Incentives OK’d for $37 million retail project in Broken Arrow


By John Dobberstein, Editor

The Broken Arrow City Council approved tax incentives Monday for a proposed 200,000-square-foot retail project to be located in the Hillside Drive corridor.

The city is coordinating with the Parkes Development Group to establish a tax increment finance (TIF) district to provide sales tax sharing back to the $37 million development that would expand Adams Creek Town Center.

Parkes Development Group is a subsidiary of The Parkes Companies, a national developer that specializes in large-scale retail development projects.

The project is proposed on 22 acres along the north side of East Hillside Drive, just east of Lowe’s and south of the Stonebridge Park subdivision. Preliminary information suggests retail and restaurants will be the focus of the development. Lowe’s, Target and Cinemark are major retail destinations in the area.

The city and Realtors have been marketing the site for many years but development hasn’t occurred there, while other parcels all around it have been. The city said development has been difficult because of “significant costs” associated with infrastructure and utility needs to support the project.

Sales tax revenue from the TIF will be used to implement the project and reimburse project costs directly and/or to issue bonds or notes to pay project costs and to retire bonds or notes.

The TIF will capture new Broken Arrow sales tax only, not ad valorem taxes. The city will incentivize the development by providing a sales tax rebate of 2% sales tax. The maximum incentive is $16 million, payable based on actual new sales tax collections, and the TIF will have a 23-year time limit. But the TIF could end early when the full $16 million rebate is paid, possibly by 2038.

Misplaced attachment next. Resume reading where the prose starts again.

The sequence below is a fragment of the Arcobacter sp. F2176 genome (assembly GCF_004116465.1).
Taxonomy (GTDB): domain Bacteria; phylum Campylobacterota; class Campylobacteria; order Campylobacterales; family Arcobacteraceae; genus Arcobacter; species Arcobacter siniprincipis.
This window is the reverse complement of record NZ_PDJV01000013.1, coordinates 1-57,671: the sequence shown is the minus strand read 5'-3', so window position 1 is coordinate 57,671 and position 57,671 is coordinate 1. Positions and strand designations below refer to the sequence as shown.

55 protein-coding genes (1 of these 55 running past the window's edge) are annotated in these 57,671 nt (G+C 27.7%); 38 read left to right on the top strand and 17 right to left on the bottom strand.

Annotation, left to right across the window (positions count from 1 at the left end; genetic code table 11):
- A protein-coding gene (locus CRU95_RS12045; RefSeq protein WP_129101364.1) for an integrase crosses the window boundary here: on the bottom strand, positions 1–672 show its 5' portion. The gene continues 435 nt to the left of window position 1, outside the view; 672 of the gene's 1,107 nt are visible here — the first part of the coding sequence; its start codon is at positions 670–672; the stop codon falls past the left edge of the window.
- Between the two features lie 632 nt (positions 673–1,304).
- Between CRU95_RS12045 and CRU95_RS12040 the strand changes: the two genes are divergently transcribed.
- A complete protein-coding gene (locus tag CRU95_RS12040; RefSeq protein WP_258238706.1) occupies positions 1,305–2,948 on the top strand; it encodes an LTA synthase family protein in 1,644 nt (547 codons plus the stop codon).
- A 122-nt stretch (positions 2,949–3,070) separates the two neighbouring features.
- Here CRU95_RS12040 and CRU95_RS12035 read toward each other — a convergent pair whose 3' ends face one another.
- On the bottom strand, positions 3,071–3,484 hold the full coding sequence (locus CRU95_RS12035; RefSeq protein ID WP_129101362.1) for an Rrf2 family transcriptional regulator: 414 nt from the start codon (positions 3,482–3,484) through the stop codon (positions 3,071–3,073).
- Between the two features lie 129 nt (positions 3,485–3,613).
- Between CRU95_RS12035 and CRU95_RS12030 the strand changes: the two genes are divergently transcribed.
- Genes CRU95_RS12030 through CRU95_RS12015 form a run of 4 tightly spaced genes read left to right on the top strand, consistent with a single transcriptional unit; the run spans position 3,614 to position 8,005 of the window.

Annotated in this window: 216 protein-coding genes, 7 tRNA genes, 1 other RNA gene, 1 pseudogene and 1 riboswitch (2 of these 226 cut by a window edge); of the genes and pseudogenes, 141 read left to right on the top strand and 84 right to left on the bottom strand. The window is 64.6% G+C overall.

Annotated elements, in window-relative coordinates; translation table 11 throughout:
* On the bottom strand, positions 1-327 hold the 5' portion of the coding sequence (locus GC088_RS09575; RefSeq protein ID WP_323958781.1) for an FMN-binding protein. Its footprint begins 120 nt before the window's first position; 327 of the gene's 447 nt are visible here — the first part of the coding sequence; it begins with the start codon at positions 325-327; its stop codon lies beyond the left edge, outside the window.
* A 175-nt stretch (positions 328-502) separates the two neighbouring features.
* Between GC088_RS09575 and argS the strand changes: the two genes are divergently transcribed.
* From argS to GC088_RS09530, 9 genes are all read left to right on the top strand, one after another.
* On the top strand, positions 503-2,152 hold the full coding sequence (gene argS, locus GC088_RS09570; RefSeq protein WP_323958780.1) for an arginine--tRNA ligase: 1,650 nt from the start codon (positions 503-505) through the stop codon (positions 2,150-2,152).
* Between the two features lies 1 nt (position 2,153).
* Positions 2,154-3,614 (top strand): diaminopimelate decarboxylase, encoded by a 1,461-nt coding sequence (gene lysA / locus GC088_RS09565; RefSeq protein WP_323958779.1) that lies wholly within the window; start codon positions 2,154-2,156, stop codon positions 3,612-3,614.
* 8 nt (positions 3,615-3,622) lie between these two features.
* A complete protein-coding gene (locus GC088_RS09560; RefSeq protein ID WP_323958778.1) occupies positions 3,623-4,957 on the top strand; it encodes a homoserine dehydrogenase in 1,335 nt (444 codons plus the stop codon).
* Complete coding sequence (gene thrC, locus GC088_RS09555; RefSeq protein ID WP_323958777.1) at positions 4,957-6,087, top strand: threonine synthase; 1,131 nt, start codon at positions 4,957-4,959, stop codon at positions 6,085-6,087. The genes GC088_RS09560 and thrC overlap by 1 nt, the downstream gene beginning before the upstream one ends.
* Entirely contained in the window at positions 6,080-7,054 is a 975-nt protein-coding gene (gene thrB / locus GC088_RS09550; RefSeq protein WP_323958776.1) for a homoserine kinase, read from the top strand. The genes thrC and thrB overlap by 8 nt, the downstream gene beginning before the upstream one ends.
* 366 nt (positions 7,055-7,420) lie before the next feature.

The Franklin, Tenn.-based developer projects $1.41 billion in gross taxable sales over 23 years. Projections show $50.2 million in total new Broken Arrow sales tax over the period and $28.3 million generated for TIF project costs, which is limited to $16 million.

Nearly $22 million in sales taxes would go to the city, plus the excess over the $16 million of reimbursements, and the development could bring $10.2 million in new ad valorem taxes.

An estimated $477,800 per year would be generated upon full buildout benefiting local anc county institutions, including Tulsa Community College, Tulsa Tech, the Tulsa City-County Health Department, Broken Arrow Public Schools and the Tulsa City-County Library.

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